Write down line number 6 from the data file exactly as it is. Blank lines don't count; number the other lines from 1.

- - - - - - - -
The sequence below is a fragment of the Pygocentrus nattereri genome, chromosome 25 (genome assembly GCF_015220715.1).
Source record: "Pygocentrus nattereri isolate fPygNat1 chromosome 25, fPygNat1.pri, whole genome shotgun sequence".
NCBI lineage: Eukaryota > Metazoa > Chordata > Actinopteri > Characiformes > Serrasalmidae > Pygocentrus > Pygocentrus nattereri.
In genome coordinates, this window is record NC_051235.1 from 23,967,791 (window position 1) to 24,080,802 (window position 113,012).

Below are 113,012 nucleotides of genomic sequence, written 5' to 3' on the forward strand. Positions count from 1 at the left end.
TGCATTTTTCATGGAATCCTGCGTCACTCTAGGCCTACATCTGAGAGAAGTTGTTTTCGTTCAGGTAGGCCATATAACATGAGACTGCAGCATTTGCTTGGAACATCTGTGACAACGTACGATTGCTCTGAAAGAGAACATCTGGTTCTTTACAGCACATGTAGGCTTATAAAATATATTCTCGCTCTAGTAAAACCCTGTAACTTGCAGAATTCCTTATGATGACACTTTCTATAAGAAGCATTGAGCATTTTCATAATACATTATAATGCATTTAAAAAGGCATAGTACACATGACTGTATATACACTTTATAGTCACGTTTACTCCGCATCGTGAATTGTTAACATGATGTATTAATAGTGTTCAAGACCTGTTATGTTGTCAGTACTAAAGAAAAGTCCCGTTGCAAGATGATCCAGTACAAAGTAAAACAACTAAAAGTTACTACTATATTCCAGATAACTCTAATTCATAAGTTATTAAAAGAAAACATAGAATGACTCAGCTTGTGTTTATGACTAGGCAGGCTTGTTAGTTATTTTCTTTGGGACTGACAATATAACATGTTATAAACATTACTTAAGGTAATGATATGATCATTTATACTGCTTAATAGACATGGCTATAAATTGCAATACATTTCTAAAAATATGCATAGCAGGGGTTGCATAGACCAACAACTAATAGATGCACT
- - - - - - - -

TGCATTTTTCATGGAATCCTGCGTCACTCTAGGCCTACATCTGAGAGAAGTTGTTTTCGTTCAGGTAGGCCATATAACATGAGACTGCAGCATTTGCTTGGAACATCTGTGACAACGTACGATTGCTCTGAAAGAGAACATCTGGTTCTTTACAGCACATGTAGGCTTATAAAATATATTCTCGCTCTAGTAAAACCCTGTAACTTGCAGAATTCCTTATGATGACACTTTCTATAAGAAGCATTGAGCATTTTCATAATACATTATAATGCATTTAAAAAGGCATAGTACACATGACTGTATATACACTTTATAGTCACGTTTACTCCGCATCGTGAATTGTTAACATGATGTATTAATAGTGTTCAAGACCTGTTATGTTGTCAGTACTAAAGAAAAGTCCCGTTGCAAGATGATCCAGTACAAAGTAAAACAACTAAAAGTTACTACTATATTCCAGATAACTCTAATTCATAAGTTATTAAAAGAAAACATAGAATGACTCAGCTTGTGTTTATGACTAGGCAGGCTTGTTAGTTATTTTCTTTGGGACTGACAATATAACATGTTATAAACATTACTTAAGGTAATGATATGATCATTTATACTGCTTAATAGACATGGCTATAAATTGCAATACATTTCTAAAAATATGCATAGCAGGGGTTGCATAGACCAACAACTAATAGATGCACT